To live in a cleaner, greener, healthier world we need to sacrifice our desire for lavish lifestyles and accept that economic growth will have to take a hit if we are to promote sustainability and more sensitive use of the Earth’s resources.
At the weekend, even the White House agreed that the sentiment above is absurd. In an unprecedented move, President Barack Obama used his executive authority and the Supreme Court to bypass Congress and issue a bill that requires all power plants to reduce their carbon emissions by 30 percent from 2005 levels by 2030.
Obama’s motive is to slow the effect of climate change, but in a six-and-a-half-minute address to the nation on the subject he never once mentioned polar bears or melting ice caps. His concerns were the increase in lost lives and livelihoods, lost homes and businesses, higher food prices, and higher insurance and repair costs from natural disasters.
In terms of emissions themselves he emphasised the reduction of heart attacks, lung diseases and asthma that would result from cutting back air pollution.
Unfortunately for environmentalists, concerns about extinct animals are not enough to mobilise the masses. But appealing to the homes and pockets of the US citizens, the Obama administration has taken a bold move in restricting the supply of traditional energy production – the key ingredient of economic growth.
The bill is not a slamming door but rather a guiding push towards better energy practices. It is tailored by state to meet their unique energy situations and allows power plants various ways in which they can achieve the targets. Alternatives include switching to cleaner fuels such as natural gas, making use of cap-and-trade markets (a form of carbon trading), expanding the use of renewables such as wind and solar, and exploring policies to encourage consumers to use less energy.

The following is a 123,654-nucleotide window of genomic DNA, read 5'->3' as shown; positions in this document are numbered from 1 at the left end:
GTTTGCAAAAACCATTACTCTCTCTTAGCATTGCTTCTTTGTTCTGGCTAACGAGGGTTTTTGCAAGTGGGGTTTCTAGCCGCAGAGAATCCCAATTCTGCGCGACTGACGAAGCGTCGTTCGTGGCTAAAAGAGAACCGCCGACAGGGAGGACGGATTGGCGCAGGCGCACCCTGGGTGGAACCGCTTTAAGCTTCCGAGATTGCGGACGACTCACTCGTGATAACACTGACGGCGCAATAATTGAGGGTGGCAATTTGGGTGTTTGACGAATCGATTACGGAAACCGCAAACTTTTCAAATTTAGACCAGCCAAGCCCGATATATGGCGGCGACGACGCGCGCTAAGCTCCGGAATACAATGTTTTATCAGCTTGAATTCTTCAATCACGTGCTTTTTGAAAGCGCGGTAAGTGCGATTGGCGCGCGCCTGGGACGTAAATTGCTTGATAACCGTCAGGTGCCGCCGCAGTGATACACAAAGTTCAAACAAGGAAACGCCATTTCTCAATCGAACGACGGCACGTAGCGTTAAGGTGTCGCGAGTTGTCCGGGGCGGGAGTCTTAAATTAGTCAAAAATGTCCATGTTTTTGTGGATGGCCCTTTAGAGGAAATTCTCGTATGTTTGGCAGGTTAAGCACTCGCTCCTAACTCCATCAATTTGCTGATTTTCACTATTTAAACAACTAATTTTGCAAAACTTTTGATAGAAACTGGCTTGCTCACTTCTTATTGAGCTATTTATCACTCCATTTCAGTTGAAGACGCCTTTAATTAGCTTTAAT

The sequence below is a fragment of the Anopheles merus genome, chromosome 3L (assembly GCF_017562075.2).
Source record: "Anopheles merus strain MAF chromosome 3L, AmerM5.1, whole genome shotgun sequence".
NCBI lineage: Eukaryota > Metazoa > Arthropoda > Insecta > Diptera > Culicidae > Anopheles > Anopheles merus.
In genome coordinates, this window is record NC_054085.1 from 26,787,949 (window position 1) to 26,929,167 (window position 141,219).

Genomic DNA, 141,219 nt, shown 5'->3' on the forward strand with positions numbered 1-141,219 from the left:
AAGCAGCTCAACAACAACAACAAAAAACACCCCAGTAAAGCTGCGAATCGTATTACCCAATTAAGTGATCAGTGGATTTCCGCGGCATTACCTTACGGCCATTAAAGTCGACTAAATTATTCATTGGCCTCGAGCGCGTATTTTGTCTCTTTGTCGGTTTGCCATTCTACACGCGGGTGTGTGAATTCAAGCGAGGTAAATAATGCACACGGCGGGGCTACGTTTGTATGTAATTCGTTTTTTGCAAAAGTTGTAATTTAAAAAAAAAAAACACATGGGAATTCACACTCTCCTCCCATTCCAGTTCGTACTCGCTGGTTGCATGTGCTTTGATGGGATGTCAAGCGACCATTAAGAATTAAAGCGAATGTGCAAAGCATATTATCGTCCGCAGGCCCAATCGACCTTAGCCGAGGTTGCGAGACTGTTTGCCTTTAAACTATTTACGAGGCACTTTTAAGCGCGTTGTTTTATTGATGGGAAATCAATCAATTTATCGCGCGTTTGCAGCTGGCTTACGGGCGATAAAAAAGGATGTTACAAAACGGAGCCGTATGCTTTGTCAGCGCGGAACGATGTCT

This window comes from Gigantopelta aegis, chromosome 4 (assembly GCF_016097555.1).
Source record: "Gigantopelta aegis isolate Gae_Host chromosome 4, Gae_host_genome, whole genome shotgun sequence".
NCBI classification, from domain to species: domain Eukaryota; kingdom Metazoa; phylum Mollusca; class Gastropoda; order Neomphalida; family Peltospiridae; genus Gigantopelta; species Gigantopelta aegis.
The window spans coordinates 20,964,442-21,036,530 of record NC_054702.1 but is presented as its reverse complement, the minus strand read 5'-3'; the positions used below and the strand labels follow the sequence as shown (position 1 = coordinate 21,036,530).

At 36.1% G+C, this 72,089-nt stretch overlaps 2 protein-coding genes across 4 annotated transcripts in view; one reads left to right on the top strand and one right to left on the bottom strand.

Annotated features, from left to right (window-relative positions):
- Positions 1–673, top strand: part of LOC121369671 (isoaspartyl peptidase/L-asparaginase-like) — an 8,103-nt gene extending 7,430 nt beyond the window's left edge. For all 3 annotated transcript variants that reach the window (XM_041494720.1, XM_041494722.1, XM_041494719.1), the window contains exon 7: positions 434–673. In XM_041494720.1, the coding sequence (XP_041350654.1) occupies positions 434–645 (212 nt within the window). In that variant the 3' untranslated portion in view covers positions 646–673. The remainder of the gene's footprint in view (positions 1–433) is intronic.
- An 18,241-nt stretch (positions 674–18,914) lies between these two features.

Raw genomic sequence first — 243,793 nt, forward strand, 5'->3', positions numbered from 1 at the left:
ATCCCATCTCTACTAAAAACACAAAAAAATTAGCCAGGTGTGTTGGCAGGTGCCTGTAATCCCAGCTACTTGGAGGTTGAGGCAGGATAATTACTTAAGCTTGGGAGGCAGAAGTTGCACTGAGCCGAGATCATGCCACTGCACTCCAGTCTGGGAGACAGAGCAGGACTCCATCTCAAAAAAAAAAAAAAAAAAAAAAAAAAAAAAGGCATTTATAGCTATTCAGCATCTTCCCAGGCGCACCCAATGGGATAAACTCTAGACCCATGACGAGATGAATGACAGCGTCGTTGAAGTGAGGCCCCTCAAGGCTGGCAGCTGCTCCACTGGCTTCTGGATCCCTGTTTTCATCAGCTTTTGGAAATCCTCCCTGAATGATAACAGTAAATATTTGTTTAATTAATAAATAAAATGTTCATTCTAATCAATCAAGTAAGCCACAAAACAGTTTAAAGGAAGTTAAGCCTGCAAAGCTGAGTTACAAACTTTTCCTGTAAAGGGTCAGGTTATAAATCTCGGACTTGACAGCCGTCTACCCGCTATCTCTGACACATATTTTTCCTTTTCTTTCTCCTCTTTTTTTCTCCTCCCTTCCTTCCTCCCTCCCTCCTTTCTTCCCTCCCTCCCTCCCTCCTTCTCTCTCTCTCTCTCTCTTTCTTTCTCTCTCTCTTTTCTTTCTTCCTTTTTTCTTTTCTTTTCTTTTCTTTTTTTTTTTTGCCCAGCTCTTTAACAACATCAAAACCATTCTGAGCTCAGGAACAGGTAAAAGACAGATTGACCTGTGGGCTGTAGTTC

Opposition has been thick and fast – hence the need to avoid Congress. The American Coalition for Clean Coal Electricity, a lobby group for the coal industry, has said such a bill would hurt the economy, causing power outages and creating the US’s next energy crisis. The Chamber of Commerce forecast it would cost the economy $51 billion (R546bn) and 224 000 jobs.
But Obama’s rebuttal points to the precedent set by other such laws. The economy did not take a dive from regulations to clean up city smog and eliminate acid rain. The economy has had no problem moving to non-cancerous plastics and unleaded fuels. To fix the hole in the ozone layer we did not switch from meat to tinned beans but instead we made better fridges. History has shown that when necessity for restraint exists, the remobilisation of resources and creativity is enough to counter any so called “cost to the economy”.
More interesting than technological solutions is the change that will take place in investment flows. Obama has sent a clear signal that there is no future in coal – in the US or abroad. It will take many decades to phase out the use of coal, but phased out it will be and investors will be looking to get off the tail-end of this flow and find the next big thing.
The emission reduction targets may be set for 2030 but Obama has given investors even more reason to get ahead of the game in renewables. With an abundance of sun, wind, space, and innovation among individuals and businesses, this is a trend that South African industry is not going to want to miss.